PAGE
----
William Rawlins Beaumont (1803-1875)
William Rawlins Beaumont is the first physician on record to perform eye surgery in Toronto. Beaumont was born in 1803 in London and studied with English surgeons John Abernethy (1764-1831) and Sir Astley Cooper (1768-1841) at St. Bartholomew's. He was elected a Member of the Royal College of Surgeons of England in 1826, and a Fellow in 1836. At Bartholomew's he became great friends with then-student James Paget (1814-1899), who would praise Beaumont's surgical inventions.
Before moving to Canada, Beaumont invented an instrument to sew together the edges of vesico- and recto-vaginal fistulae. This design is claimed to be the origin of the Singer sewing machine, first seen by Isaac Merritt Singer (1811-1875) in a surgical instrument maker shop in New York in the early 1800s.
Beaumont also invented instruments for passing sutures in "deep-seated parts" for cleft palates; a lithotomy knife; a speculum; an instrument to tie polyps; and iris forceps. He authored several essays on fractures, tumors, vascular aneurysms, and penetrating orbital injuries, and was considered an international contributor to surgery and medicine.
In 1841, Beaumont moved to Ontario from London, England. He was granted a license to practice from the Upper Canada Medical Board in November 1842. Beaumont was appointed the first Professor of Surgery at the University of King's College, in 1843, the first medical school of Upper Canada. At the time 20 physicians worked in Toronto serving a population of 15,000.
In December 1851 Beaumont described and published the results of 13 complicated ophthalmic surgeries successfully performed in the 1840s, and became known in Toronto as a leading eye surgeon. On October 25th 1844 Beaumont recorded the details of a cataract surgeryhe performed using an instrument designed by Austrian ophthalmologist George Joseph Beer (1763-1821):
"I operated by extraction, making with Beer's knife a section of the cornea, forming a flap of its outer and inferior half about one twentieth of an inch from the sclerotica," he recalled. "The pupil being well dilated, I passed the point of the knife through it, and opened the capsule at the same time that I made the section of the cornea, on the completion of which, the lens very soft and broken in pieces, was expelled with a small quantity of vitreous matter."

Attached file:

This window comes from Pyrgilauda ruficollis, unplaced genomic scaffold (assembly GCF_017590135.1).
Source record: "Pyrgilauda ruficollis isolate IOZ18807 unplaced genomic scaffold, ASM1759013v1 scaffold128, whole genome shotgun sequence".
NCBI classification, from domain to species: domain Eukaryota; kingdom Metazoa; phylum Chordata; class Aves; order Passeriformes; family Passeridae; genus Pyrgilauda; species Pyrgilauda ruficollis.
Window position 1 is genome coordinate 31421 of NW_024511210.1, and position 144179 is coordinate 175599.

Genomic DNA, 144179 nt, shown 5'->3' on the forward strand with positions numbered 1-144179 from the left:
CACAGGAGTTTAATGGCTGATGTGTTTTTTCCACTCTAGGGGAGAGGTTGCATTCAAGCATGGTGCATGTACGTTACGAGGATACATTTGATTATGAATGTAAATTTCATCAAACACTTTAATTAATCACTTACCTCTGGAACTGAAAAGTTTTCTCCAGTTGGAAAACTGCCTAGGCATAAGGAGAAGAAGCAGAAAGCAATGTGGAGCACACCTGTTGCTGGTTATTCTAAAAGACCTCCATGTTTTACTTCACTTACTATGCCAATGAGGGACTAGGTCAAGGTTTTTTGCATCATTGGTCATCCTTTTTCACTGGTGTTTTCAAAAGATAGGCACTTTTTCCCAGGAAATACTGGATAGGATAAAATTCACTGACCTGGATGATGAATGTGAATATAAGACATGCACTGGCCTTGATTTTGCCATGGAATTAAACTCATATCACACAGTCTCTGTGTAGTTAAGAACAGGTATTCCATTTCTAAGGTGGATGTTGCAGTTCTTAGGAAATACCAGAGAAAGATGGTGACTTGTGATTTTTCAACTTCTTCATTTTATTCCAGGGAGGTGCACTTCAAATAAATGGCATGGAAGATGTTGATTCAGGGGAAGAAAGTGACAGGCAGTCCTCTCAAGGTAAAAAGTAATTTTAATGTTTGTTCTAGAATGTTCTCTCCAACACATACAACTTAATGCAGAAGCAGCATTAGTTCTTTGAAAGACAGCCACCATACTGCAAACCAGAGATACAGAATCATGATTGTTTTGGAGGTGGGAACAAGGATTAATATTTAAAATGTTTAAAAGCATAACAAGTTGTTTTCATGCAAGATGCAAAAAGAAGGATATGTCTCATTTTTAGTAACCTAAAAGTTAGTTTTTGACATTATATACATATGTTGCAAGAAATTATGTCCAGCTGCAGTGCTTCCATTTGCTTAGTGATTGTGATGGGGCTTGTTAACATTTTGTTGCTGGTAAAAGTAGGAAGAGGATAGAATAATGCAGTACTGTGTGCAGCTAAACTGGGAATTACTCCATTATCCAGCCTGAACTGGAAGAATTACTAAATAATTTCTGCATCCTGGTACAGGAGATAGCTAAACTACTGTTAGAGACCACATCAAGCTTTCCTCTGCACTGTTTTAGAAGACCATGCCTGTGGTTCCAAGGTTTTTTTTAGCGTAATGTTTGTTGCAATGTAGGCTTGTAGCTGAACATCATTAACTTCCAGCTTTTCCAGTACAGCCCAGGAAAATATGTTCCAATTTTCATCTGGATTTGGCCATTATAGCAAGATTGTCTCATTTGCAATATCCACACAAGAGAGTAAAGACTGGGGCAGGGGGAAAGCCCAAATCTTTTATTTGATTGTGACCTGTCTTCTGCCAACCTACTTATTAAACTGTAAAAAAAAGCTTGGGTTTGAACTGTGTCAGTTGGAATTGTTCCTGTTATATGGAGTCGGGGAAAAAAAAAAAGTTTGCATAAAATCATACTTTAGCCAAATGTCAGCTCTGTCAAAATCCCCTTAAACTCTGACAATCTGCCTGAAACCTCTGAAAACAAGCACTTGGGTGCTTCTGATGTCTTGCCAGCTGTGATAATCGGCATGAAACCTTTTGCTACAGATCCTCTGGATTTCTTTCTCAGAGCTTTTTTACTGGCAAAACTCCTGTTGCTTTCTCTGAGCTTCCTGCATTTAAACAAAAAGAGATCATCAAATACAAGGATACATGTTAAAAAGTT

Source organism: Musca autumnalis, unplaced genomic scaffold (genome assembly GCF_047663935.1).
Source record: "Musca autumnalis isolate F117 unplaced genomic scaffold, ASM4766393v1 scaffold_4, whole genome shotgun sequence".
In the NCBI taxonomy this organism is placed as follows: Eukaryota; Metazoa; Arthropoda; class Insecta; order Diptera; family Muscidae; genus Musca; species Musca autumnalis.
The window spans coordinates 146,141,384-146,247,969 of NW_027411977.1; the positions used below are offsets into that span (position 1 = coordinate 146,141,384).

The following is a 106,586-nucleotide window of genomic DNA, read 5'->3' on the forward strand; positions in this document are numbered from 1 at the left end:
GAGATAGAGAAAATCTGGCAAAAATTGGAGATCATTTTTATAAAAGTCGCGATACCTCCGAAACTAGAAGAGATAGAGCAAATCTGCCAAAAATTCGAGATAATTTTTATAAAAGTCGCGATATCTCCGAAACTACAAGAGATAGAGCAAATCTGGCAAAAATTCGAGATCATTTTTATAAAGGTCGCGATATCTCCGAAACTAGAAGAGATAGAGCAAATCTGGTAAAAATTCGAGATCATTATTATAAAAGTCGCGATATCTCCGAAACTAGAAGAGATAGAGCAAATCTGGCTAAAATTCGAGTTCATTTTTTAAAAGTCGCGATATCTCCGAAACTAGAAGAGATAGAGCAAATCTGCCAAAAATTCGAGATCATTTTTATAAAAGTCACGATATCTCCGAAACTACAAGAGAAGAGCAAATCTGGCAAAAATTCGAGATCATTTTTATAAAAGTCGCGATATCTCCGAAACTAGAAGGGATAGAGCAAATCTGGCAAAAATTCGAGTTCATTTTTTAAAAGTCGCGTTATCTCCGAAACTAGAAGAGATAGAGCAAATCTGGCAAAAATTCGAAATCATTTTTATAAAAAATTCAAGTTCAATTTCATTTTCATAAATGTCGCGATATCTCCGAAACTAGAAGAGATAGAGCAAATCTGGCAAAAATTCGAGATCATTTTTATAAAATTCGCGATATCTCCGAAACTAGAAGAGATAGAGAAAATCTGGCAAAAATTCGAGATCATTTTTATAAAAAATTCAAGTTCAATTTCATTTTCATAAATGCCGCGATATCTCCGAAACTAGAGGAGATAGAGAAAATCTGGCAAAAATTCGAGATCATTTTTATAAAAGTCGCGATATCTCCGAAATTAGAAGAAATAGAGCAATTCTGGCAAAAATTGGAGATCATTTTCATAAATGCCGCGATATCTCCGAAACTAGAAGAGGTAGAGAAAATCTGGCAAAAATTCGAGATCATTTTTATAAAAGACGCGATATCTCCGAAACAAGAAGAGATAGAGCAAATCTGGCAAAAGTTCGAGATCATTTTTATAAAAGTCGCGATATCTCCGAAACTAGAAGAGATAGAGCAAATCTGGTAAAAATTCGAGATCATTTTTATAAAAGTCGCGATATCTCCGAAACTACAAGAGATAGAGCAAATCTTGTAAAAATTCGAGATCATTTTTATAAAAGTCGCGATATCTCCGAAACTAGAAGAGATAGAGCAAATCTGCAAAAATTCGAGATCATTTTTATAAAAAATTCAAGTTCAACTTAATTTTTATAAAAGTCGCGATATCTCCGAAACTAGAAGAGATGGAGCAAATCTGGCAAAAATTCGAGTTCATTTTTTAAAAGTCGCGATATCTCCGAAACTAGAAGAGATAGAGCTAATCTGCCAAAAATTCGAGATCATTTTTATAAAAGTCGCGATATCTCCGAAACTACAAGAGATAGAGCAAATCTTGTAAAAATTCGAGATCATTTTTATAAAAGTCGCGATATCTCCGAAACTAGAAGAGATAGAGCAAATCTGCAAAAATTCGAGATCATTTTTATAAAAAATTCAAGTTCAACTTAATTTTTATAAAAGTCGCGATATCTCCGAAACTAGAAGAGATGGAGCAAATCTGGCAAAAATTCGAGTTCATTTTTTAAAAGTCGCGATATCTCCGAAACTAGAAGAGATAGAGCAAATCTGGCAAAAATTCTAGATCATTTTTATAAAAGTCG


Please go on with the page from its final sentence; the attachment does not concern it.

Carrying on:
Beaumont used Belladonna to achieve pupil dilatation preoperatively. Three days later Beaumont described the patient's eye to be "very little inflamed, and the wound in the cornea apparently healed."
Beaumont also designed a pair of sliding iris forceps that would draw iris through a corneal wound without damaging the cornea. He published his description of these forceps in the Medico-Chirurgical Transaction in 1863, describing two cases in which they were used. Beaumont was elected a member of the Société Universelle D'Ophthalmologie in 1861 for his contribution to cataract surgery. His sliding iris forceps were placed in the museum of the Royal College of Surgeons in London.
Beaumont lost the vision in his left eye in 1865 to a chronic inflammatory condition thought to be glaucoma, which began to affect the vision in his right eye by 1871. He retired in 1873 and died in Toronto at age 72 in October 1875.